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Buffalo State will be returning to the Iron Age Friday and Saturday with an iron smelting experiment spearheaded by the Art Conservation Department.
From 10:00 a.m. to 5:00 p.m. Friday, October 5, and 10:00 a.m. to 6:00 Saturday, October 6, graduate art conservation students, under the supervision of faculty members Jonathan Thornton and Aaron Shugar, will build an iron-smelting furnace on the lawn between Campus House and Lot Y.
Archaeology students from the University at Buffalo and members of the local blacksmithing organization will participate as well. The demonstration is free and open to the public.
"In the ancient smelting process, they would take iron ore, and heat it in a furnace with charcoal until the temperature was really hot and the ore converted to metal," explained Thornton, a professor who has taught objects conservation since 1980. "In ancient Greece and Rome, they were not able to melt iron as it formed because they couldn’t get the temperature hot enough. What they ended up with was a sticky blob, something like a black snowball. That blob is called a bloom." The bloom could then be hammered out into a dense and fibrous iron called "wrought iron" and forged into objects.
Using iron ore from Virginia, a bloom will emerge near the end of Saturday. Additionally, students will participate in early metalwork technologies, including iron forging and bronze casting. They will make lime by burning seashells and limestone in a kiln. Lime plaster was the basis for fresco paintings like those in the Sistine Chapel. Small ceramics will be fired using wood and sawdust in a simple pit.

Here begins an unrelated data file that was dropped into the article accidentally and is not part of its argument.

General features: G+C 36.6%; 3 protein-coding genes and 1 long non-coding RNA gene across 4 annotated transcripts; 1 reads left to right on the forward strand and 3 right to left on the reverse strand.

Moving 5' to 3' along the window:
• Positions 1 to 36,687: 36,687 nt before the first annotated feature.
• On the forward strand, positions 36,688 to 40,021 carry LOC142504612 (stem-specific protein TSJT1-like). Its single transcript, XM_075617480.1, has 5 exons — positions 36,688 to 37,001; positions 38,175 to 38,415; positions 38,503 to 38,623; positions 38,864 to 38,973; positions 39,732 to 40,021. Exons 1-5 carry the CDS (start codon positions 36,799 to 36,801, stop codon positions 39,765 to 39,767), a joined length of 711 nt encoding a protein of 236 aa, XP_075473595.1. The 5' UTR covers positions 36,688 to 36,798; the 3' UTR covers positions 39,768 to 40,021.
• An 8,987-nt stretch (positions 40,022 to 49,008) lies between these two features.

Buffalo State hosts the Iron Age event every other year, and this marks the sixth one. Along with the dramatic factor of combining metal and fire, Thornton said the impetus behind the event is to show students how iron and other products of “pyrotechnologies” were made centuries ago.
"I’m teaching conservators who need to understand how things were made and how they work in order to be able to conserve and authenticate them," he said, "much the same way that doctors study anatomy to understand how all parts of the body work together."
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